Relationship between Power and Fresh Water, Desalination Plant scenario

MIT's Technology Review has an article on San Diego's current state of the art desalination plant.

Desalination out of Desperation
Severe droughts are forcing researchers to rethink how technology can increase the supply of fresh water.
By David Talbot on December 16, 2014

One of the graphics shown is the amount of power used to produce a cubic meter (264 gals) of water.

What the article doesn't mention is the amount of water consumed to generate power in San Diego.  The DOE has a paper you can check out on water use in thermoelectric power generation.  67% of SD power comes for natural gas plants.  24% renewable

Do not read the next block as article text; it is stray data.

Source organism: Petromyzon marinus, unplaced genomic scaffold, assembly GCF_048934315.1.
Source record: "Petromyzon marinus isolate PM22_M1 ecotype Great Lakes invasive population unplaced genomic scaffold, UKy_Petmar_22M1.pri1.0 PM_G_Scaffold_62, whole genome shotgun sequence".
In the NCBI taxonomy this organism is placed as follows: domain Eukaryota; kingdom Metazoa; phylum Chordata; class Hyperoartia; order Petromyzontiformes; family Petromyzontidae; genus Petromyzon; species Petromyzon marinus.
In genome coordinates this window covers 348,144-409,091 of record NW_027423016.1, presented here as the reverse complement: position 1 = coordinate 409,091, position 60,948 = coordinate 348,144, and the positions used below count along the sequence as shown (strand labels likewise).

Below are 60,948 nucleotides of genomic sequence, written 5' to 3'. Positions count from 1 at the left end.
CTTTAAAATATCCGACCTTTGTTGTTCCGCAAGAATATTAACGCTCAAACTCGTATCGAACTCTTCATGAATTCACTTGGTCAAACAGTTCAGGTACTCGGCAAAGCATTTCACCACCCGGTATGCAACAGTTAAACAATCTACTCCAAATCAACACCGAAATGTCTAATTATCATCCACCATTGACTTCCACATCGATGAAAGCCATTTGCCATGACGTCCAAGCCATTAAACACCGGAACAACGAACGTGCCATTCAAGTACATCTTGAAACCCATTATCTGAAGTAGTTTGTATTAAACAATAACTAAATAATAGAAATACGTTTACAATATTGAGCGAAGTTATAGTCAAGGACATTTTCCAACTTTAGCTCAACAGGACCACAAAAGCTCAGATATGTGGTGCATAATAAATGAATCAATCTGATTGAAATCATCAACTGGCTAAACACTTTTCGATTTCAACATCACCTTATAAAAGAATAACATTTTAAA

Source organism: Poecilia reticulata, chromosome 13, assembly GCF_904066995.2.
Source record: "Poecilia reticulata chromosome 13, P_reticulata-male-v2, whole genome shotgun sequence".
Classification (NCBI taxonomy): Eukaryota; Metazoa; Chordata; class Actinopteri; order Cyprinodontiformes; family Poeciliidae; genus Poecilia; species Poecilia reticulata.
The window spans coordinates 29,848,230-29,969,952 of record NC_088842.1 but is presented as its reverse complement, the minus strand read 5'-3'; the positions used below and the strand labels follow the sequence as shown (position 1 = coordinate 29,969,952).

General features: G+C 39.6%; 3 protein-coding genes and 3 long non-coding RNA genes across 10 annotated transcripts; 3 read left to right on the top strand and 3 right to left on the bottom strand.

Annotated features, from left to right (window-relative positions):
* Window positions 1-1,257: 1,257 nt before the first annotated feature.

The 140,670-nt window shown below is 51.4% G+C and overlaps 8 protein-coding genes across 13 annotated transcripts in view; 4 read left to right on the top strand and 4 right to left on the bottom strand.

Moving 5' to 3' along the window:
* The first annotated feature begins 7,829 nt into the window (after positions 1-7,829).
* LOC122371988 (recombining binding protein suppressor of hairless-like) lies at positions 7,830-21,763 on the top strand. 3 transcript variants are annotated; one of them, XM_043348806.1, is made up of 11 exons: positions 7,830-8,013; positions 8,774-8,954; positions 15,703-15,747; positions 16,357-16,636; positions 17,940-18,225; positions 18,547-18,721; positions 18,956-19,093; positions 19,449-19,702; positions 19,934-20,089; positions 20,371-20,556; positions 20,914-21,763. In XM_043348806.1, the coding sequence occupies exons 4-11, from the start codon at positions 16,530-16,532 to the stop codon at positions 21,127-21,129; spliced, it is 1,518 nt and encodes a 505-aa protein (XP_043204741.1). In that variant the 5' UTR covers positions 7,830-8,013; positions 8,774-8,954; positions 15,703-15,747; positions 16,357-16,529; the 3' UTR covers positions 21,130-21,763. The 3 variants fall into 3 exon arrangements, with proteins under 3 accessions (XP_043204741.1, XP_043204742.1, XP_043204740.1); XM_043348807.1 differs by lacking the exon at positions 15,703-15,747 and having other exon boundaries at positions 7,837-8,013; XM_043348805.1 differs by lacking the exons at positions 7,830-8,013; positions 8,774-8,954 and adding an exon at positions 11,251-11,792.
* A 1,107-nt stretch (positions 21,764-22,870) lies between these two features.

Each kWh of thermoelectric generation requires approximately 25 gallons of waterd, primarily used for cooling purposes – a 500 MW power plant would use approximately 300 million gallons of water per day. However, power plants also use water for operation of pollution control devices such as flue gas desulfurization (FGD) technology as well as for ash handling, wastewater treatment, and wash water. When discussing water and thermoelectric generation, it is important to distinguish between water use and water consumption. Water use represents the total water withdrawal from a source and water consumption represents the amount of that withdrawal that is not returned to the source.

Here is a graphic to show the areas of water use in thermoelectric power plant.

For an example of thinking about water use in the data center check out this Google video on the use of gray water.